Bell’s palsy: what it is, symptoms, causes and treatment options


Bell’s palsy, also known as peripheral facial paralysis, happens when the facial nerve becomes inflamed and the person loses control of the muscles on one side of the face, resulting in crooked mouth, difficulty making expressions and even tingling sensation.

Most often, this inflammation is temporary and happens after a viral infection, as is the case of herpes, rubella or mumps, improving between a few weeks to 6 months. But it can also be a permanent situation, especially if there is any injury to the course of the facial nerve.

Ideally, any type of facial paralysis should be evaluated by a doctor, because at an early stage it can be a sign of a more serious situation, such as a stroke, and should be correctly identified and treated.

Bell's palsy: what it is, symptoms, causes and treatment options

Main symptoms

Some of the most characteristic symptoms of Bell’s palsy include:

  • Paralysis on one side of the face;
  • Crooked mouth and dropped eye;
  • Difficulty in making facial expressions, eating or drinking;
  • Slight pain or tingling on the affected side;
  • Dry eye and mouth;
  • Headache;
  • Difficulty holding the saliva.

These symptoms usually appear quickly and affect one side of the face, although in rarer cases there may also be nerve inflammation on both sides of the face, causing symptoms to appear on both sides of the face.

Symptoms of Bell’s palsy are similar with some signs of serious problems, such as stroke or brain tumor, and so it is important that there is always a doctor’s assessment.

How to confirm the diagnosis

Diagnosis is usually initiated with an assessment of the muscles of the face and the reported symptoms, but the doctor may also order some complementary tests, such as CT scan, MRI and some blood tests. These tests, in addition to helping to arrive at the diagnosis of Bell’s palsy also allow to lose other problems that may have as a symptom facial paralysis.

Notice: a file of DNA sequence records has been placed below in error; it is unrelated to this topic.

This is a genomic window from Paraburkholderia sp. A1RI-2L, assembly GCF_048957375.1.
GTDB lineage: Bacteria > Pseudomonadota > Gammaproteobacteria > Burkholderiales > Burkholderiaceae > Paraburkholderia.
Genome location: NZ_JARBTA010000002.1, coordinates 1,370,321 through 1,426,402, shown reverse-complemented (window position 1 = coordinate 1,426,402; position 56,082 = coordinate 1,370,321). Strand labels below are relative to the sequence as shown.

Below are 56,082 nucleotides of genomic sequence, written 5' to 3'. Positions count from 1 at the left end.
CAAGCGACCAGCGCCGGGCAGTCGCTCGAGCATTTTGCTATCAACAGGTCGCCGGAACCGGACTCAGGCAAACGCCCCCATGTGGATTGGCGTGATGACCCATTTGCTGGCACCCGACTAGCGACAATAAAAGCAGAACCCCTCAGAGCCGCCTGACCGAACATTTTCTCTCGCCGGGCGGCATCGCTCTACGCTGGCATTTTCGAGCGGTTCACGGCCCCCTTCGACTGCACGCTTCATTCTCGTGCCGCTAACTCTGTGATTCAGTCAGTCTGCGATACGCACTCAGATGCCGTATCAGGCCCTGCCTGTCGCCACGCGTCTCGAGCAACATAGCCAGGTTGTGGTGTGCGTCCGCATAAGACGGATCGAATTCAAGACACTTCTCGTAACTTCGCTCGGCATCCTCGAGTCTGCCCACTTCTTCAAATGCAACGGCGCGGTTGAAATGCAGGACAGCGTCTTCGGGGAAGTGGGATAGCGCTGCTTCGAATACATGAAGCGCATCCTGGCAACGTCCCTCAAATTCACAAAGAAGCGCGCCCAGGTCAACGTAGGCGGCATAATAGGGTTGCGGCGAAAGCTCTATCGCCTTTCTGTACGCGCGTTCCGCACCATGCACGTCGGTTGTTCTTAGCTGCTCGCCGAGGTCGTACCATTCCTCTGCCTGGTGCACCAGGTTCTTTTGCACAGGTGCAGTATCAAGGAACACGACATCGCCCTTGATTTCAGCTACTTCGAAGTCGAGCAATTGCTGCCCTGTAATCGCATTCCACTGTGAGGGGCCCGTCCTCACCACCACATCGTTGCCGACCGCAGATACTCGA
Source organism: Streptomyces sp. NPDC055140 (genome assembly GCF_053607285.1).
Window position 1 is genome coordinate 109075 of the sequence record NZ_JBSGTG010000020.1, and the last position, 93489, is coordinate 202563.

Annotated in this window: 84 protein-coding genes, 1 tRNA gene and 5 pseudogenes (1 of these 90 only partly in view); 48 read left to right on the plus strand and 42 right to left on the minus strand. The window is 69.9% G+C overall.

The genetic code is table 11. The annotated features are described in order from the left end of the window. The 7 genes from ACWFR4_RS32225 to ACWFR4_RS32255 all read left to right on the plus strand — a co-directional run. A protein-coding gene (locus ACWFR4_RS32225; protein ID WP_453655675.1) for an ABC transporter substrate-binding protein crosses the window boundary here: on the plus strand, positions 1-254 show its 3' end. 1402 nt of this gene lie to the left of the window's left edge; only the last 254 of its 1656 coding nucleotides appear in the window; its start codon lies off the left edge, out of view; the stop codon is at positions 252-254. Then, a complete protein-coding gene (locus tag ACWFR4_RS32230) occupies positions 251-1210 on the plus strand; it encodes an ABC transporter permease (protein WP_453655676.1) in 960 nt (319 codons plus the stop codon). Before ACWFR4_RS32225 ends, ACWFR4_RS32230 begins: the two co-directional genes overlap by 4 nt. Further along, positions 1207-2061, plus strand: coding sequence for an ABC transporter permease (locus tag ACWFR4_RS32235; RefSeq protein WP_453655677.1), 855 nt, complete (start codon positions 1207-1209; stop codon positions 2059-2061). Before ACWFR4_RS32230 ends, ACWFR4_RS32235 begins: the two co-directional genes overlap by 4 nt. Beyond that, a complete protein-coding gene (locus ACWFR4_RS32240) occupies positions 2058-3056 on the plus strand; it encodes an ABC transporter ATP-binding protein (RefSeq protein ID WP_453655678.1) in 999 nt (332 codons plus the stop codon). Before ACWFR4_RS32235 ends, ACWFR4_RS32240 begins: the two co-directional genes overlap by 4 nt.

What Can Cause Bell’s Palsy

The exact cause that causes inflammation of the facial nerve and the onset of Bell’s palsy is not yet known, however, it is common for this type of alteration to appear as after viral infections such as:

  • Herpes, simple or zoster;
  • HIV;
  • Mononucleosis;
  • Lyme disease.

In addition, it is more common in pregnant women, people with diabetes, patients with lung infections or when there is a history of paralysis in the family.

Bell's palsy: what it is, symptoms, causes and treatment options

How treatment is done

Treatment for Bell’s palsy can be done through the use of medications and physiotherapy and speech therapy sessions, and most people fully recover within 1 month of treatment.

However, there are several treatment options:

1. Remedies

Drug treatment of Bell’s palsy should be indicated by a neurologist and consists of the use of corticosteroids such as prednisone or prednisolone, and antivirals such as acyclovir or vanciclovir, which may begin to be used up to 3 days after the onset of symptoms.

As Bell’s palsy causes muscle contraction in the face can lead to the appearance of pain, and in these situations, it may be recommended to use analgesics such as aspirin, dipyrone or paracetamol to relieve this symptom.